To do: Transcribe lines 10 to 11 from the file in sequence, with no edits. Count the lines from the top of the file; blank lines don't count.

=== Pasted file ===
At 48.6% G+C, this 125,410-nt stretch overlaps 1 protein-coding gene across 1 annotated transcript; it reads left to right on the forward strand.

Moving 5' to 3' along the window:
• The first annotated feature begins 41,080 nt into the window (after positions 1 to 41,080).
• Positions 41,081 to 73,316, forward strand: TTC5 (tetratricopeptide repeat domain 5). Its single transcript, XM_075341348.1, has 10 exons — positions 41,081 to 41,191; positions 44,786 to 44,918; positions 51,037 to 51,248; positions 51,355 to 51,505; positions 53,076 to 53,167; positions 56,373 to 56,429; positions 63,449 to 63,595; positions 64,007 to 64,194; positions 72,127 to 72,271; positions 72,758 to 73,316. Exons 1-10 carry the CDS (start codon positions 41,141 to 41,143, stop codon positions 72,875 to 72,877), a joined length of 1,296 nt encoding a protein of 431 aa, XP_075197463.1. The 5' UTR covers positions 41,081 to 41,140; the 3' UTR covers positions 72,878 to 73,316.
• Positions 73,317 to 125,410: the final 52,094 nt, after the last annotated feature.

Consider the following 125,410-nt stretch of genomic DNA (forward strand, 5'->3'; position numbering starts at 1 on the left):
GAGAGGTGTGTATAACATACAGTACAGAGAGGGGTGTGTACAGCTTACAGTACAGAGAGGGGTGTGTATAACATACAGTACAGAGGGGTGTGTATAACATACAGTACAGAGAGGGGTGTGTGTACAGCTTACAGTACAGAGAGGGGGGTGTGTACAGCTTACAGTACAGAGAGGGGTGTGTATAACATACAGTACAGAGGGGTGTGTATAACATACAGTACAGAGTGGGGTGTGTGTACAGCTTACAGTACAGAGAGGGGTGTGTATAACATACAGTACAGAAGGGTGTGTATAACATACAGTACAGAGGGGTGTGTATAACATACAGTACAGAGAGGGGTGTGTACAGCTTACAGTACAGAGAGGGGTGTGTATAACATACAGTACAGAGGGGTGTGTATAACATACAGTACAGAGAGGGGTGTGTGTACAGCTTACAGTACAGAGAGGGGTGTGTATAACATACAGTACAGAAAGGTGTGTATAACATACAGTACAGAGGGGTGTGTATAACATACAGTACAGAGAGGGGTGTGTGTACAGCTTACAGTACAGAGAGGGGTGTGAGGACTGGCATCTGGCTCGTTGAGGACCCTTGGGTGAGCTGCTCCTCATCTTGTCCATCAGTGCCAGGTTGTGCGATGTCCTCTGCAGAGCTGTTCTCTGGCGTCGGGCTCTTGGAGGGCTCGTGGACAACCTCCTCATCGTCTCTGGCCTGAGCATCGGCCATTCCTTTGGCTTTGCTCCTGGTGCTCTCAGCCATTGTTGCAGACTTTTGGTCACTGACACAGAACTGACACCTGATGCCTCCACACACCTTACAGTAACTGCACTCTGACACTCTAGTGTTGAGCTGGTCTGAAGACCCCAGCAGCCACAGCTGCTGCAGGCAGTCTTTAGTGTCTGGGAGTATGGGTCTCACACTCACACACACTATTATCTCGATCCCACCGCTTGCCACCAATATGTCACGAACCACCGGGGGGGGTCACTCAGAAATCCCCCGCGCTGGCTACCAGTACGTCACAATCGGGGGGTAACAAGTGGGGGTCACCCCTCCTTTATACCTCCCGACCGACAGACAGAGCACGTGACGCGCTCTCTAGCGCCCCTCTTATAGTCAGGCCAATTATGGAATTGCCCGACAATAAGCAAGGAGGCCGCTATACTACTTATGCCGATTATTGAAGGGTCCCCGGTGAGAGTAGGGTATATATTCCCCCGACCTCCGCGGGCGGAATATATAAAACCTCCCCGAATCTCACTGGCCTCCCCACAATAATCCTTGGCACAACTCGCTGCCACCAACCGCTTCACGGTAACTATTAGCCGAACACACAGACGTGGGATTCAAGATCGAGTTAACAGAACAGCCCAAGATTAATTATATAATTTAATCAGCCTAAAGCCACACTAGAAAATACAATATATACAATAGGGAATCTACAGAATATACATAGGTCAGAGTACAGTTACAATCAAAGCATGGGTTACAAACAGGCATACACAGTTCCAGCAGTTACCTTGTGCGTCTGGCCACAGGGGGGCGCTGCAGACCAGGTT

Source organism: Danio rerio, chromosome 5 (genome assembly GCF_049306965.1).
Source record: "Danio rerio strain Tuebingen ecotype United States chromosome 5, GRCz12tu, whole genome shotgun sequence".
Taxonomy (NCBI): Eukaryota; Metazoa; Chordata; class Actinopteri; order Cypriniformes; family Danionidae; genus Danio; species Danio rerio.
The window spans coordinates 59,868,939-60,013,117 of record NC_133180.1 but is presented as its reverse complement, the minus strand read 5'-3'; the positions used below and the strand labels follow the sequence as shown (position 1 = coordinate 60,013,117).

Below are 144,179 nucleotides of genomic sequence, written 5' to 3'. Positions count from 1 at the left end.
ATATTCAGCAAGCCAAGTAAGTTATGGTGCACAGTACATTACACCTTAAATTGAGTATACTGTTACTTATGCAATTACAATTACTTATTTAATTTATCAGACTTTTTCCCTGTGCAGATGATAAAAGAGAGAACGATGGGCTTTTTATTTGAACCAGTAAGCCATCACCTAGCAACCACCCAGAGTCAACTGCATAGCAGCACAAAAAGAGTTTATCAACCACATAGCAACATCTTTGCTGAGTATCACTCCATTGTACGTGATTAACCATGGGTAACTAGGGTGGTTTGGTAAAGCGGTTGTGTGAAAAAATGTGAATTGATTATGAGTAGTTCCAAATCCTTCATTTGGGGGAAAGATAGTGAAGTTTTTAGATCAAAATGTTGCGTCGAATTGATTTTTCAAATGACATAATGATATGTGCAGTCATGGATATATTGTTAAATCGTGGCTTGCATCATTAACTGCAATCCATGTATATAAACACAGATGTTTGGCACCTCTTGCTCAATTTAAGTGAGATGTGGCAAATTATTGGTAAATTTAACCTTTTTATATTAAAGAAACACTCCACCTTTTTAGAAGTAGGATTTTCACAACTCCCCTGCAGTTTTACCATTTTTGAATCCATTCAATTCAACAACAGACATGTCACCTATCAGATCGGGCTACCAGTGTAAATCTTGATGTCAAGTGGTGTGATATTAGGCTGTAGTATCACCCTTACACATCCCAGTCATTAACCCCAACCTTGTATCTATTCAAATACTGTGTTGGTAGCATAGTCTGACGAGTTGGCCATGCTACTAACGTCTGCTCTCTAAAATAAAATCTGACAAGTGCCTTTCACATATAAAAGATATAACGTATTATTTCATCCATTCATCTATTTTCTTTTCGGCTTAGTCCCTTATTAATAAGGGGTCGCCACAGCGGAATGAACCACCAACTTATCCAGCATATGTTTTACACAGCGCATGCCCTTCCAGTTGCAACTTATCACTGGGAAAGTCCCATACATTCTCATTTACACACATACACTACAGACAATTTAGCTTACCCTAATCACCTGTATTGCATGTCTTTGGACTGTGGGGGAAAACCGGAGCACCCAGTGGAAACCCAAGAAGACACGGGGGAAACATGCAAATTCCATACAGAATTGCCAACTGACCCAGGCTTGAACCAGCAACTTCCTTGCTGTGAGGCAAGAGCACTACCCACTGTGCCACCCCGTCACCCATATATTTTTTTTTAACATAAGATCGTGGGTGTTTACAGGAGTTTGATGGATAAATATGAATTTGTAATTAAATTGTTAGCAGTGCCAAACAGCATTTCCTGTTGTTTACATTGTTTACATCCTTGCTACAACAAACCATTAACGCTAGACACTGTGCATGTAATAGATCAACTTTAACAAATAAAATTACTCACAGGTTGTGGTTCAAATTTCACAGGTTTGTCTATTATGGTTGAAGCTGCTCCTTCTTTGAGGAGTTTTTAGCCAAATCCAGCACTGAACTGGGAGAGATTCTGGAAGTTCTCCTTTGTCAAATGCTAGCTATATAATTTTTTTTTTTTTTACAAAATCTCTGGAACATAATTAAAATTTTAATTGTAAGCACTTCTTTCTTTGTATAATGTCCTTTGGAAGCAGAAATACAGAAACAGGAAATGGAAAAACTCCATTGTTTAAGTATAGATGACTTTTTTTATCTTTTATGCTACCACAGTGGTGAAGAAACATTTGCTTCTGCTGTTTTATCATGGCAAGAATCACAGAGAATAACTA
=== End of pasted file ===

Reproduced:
Taxonomy (NCBI): Eukaryota; Metazoa; Chordata; class Actinopteri; order Cypriniformes; family Danionidae; genus Danio; species Danio rerio.
The window spans coordinates 59,868,939-60,013,117 of record NC_133180.1 but is presented as its reverse complement, the minus strand read 5'-3'; the positions used below and the strand labels follow the sequence as shown (position 1 = coordinate 60,013,117).